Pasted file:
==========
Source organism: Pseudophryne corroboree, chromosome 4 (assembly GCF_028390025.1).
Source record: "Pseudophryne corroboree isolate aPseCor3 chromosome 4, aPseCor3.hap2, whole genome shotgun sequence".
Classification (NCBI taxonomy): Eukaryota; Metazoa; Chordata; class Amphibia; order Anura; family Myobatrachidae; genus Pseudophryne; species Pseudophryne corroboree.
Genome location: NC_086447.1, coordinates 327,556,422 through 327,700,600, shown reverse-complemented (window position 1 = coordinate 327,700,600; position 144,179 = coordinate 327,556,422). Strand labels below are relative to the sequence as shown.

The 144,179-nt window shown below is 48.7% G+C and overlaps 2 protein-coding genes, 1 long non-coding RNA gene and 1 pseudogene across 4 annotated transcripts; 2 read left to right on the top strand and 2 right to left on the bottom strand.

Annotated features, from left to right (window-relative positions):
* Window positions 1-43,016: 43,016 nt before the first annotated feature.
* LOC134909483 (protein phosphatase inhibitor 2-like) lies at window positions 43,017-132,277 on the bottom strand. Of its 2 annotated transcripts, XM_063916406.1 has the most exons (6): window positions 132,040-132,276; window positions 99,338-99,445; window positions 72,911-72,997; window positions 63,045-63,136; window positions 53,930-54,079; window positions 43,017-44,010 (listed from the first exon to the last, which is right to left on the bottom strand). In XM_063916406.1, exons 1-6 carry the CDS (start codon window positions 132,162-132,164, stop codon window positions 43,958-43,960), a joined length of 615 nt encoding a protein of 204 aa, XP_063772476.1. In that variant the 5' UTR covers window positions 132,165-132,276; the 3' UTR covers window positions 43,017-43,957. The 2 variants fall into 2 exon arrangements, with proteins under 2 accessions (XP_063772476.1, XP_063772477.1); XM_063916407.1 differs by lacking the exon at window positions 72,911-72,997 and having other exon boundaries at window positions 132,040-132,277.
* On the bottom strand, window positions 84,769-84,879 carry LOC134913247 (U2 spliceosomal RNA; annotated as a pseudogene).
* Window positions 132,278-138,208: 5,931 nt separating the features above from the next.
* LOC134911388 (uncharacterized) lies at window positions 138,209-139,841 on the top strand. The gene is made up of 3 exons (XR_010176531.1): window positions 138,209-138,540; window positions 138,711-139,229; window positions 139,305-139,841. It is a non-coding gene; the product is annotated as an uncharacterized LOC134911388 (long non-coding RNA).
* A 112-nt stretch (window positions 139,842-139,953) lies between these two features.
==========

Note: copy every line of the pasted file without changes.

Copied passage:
Source organism: Pseudophryne corroboree, chromosome 4 (assembly GCF_028390025.1).
Source record: "Pseudophryne corroboree isolate aPseCor3 chromosome 4, aPseCor3.hap2, whole genome shotgun sequence".
Classification (NCBI taxonomy): Eukaryota; Metazoa; Chordata; class Amphibia; order Anura; family Myobatrachidae; genus Pseudophryne; species Pseudophryne corroboree.
Genome location: NC_086447.1, coordinates 327,556,422 through 327,700,600, shown reverse-complemented (window position 1 = coordinate 327,700,600; position 144,179 = coordinate 327,556,422). Strand labels below are relative to the sequence as shown.

The 144,179-nt window shown below is 48.7% G+C and overlaps 2 protein-coding genes, 1 long non-coding RNA gene and 1 pseudogene across 4 annotated transcripts; 2 read left to right on the top strand and 2 right to left on the bottom strand.

Annotated features, from left to right (window-relative positions):
* Window positions 1-43,016: 43,016 nt before the first annotated feature.
* LOC134909483 (protein phosphatase inhibitor 2-like) lies at window positions 43,017-132,277 on the bottom strand. Of its 2 annotated transcripts, XM_063916406.1 has the most exons (6): window positions 132,040-132,276; window positions 99,338-99,445; window positions 72,911-72,997; window positions 63,045-63,136; window positions 53,930-54,079; window positions 43,017-44,010 (listed from the first exon to the last, which is right to left on the bottom strand). In XM_063916406.1, exons 1-6 carry the CDS (start codon window positions 132,162-132,164, stop codon window positions 43,958-43,960), a joined length of 615 nt encoding a protein of 204 aa, XP_063772476.1. In that variant the 5' UTR covers window positions 132,165-132,276; the 3' UTR covers window positions 43,017-43,957. The 2 variants fall into 2 exon arrangements, with proteins under 2 accessions (XP_063772476.1, XP_063772477.1); XM_063916407.1 differs by lacking the exon at window positions 72,911-72,997 and having other exon boundaries at window positions 132,040-132,277.
* On the bottom strand, window positions 84,769-84,879 carry LOC134913247 (U2 spliceosomal RNA; annotated as a pseudogene).
* Window positions 132,278-138,208: 5,931 nt separating the features above from the next.
* LOC134911388 (uncharacterized) lies at window positions 138,209-139,841 on the top strand. The gene is made up of 3 exons (XR_010176531.1): window positions 138,209-138,540; window positions 138,711-139,229; window positions 139,305-139,841. It is a non-coding gene; the product is annotated as an uncharacterized LOC134911388 (long non-coding RNA).
* A 112-nt stretch (window positions 139,842-139,953) lies between these two features.